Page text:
Letters on demonology and witchcraft

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Page 54 - There shall not be found among you any one that maketh his son or his daughter to pass through the fire, or that useth divination, or an observer of times, or an enchanter, or a witch, "Or a charmer, or a consulter with familiar spirits, or a wizard, or a necromancer.
Page 67 - And sullen Moloch fled, Hath left in shadows dread His burning idol all of blackest hue; In vain with cymbals ring They call the grisly king, In dismal dance about the furnace blue, The brutish gods of Nile as fast, Isis, and Orus, and the dog Anubis, haste.
Page 66 - The oracles are dumb, No voice or hideous hum Runs through the arched roof in words deceiving. Apollo from his shrine Can no more divine, With hollow shriek the steep of Delphos leaving. No nightly trance or breathed spell Inspires the pale-eyed priest from the prophetic cell.
Page 170 - Farewell rewards and fairies, Good housewives now may say, For now foul sluts in dairies Do fare as well as they. And though they sweep their hearths no less Than maids were wont to do, Yet who of late, for cleanliness, Finds sixpence in her shoe ? Lament, lament, old abbeys, The fairies lost command ; They did but change priests...
Page 171 - At morning and at evening both, You merry were and glad, So little care of sleep...
Page 45 - The doubling storm roars thro' the woods, The lightnings flash from pole to pole, Near and more near the thunders roll, When, glimmering thro' the groaning trees, Kirk-Alloway seem'd in a bleeze, Thro' ilka bore the beams were glancing, And loud resounded mirth and dancing. Inspiring bold John Barleycorn! What dangers thou canst make us scorn! Wi' tippenny, we fear nae evil ; Wi' usquebae, we'll face the devil!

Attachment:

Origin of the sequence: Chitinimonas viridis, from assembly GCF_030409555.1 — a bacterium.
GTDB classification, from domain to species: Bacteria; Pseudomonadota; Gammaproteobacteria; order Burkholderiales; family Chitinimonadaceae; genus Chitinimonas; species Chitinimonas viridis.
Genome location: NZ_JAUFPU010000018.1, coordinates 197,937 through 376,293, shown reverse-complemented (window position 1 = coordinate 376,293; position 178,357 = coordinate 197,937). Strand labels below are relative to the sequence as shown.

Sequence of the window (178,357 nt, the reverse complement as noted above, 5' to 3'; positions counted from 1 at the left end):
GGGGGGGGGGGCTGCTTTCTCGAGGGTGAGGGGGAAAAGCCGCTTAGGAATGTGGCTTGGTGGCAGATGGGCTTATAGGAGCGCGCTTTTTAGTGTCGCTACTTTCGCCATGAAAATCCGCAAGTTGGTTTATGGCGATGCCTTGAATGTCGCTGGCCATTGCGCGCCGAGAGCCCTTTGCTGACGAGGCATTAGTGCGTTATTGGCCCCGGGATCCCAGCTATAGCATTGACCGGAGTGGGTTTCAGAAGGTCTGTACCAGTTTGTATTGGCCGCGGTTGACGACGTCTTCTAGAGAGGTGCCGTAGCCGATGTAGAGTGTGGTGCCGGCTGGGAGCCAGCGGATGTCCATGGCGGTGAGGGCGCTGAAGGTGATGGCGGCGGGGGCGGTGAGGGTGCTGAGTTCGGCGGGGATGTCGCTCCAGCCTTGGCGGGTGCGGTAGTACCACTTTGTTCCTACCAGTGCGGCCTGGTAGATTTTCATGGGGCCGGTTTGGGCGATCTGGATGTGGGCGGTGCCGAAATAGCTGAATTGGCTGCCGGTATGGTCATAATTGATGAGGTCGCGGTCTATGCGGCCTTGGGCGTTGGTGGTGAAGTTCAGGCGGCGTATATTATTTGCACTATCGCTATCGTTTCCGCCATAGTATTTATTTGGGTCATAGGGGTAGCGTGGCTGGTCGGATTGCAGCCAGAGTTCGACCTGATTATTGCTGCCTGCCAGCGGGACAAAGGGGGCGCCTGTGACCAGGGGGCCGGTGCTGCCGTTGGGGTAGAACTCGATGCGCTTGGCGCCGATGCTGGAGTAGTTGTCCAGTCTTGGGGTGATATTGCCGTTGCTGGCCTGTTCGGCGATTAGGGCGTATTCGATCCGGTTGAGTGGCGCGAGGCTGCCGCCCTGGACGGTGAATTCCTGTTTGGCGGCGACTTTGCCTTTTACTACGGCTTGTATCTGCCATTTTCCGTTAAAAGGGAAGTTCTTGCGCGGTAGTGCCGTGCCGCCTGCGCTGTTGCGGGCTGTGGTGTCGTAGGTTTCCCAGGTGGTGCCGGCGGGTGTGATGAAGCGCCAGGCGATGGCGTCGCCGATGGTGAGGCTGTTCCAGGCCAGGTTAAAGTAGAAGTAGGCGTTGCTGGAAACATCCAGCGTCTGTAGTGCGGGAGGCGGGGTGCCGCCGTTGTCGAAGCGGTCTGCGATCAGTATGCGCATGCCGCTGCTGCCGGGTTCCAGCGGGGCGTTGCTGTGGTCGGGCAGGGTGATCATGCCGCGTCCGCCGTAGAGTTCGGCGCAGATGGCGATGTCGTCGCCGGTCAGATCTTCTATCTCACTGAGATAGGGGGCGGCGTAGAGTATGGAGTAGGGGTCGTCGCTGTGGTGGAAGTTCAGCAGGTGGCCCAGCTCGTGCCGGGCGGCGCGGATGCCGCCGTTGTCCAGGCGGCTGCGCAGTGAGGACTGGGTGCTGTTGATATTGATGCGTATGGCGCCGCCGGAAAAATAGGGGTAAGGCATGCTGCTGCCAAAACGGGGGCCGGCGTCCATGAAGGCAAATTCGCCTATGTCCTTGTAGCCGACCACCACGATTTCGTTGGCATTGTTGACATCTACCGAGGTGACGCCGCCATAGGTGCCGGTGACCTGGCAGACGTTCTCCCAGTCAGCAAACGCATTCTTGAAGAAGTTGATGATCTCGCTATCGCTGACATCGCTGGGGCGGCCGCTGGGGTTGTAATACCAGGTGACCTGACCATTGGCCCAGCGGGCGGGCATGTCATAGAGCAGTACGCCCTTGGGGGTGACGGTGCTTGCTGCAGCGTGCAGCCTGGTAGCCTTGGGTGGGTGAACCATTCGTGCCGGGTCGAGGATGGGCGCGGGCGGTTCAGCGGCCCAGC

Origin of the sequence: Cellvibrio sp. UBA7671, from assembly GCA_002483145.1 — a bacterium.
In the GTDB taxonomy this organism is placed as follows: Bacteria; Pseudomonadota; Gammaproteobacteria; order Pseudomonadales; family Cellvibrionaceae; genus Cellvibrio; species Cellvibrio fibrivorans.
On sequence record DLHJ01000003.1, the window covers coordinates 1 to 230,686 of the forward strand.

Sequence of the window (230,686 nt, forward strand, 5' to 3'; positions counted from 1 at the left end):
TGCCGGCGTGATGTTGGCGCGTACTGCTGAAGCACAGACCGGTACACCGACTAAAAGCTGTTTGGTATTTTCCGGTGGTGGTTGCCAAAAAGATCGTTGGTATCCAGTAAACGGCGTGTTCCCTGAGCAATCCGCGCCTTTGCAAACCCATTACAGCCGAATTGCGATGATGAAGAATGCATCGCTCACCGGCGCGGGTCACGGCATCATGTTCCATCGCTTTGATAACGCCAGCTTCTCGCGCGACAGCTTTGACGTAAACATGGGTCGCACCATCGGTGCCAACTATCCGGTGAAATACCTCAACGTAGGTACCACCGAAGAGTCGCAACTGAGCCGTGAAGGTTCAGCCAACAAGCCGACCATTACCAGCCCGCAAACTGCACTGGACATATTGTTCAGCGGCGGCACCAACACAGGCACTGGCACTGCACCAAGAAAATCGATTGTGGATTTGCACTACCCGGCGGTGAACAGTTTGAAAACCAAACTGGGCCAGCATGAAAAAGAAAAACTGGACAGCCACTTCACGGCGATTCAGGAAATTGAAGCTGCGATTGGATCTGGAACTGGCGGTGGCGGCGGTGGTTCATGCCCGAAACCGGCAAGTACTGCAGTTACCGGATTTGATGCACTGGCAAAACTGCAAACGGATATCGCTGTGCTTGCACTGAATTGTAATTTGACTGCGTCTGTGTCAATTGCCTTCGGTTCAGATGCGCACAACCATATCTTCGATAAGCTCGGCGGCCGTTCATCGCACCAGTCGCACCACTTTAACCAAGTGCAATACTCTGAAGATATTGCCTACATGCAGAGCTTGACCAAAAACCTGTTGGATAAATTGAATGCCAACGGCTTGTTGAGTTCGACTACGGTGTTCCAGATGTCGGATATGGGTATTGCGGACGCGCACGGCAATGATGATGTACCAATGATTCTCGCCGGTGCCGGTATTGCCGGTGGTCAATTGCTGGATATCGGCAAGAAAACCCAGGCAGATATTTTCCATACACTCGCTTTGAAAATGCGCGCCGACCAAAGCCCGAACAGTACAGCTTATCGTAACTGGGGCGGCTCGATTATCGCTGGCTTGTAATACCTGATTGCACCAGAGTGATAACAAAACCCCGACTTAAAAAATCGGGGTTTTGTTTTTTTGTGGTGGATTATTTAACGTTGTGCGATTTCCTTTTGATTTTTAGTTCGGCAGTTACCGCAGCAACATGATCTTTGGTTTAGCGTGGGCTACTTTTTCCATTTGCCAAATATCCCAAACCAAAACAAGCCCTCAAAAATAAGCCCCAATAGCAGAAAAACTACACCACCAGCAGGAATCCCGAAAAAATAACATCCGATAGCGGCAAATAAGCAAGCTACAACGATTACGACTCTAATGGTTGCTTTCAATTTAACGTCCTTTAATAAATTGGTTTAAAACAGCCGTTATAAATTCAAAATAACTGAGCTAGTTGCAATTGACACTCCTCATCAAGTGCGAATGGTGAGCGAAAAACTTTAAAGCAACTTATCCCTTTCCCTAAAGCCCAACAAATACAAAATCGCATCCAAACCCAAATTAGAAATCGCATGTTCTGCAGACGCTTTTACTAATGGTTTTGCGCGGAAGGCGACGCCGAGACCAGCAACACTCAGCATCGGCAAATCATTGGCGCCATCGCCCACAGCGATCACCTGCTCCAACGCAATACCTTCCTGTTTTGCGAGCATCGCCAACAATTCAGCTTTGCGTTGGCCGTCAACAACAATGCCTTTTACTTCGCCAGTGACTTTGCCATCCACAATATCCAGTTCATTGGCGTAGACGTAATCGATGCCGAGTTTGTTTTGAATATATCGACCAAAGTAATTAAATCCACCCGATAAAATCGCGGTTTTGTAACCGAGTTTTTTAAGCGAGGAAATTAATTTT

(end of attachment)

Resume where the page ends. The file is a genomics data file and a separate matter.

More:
Page 230 - How have I sat, when piped the pensive wind, To hear his harp by British Fairfax strung ! Prevailing poet ! whose undoubting mind Believed the magic wonders which he sung...
Page 67 - Nymphs in twilight shade of tangled thickets mourn In consecrated earth, And on the holy hearth, The Lars and Lemures moan with midnight plaint ; In urns, and altars round, A drear and dying sound Affrights the flamens at their service quaint ; And the chill marble seema to sweat, While each peculiar Power forgoes his wonted seat.
Page 42 - Labours with wilder shrieks and rifer din Of hot pursuit - the broken cry of deer Mangled by throttling dogs, the shouts of men, And hoofs thick beating on the hollow hill.
Page 171 - Churne of Staffordshire Give laud and praises due, Who every meal can mend your cheer With tales both old and true : To William all give audience, And pray ye for his noddle, For all the fairies' evidence Were lost, if it were addle.

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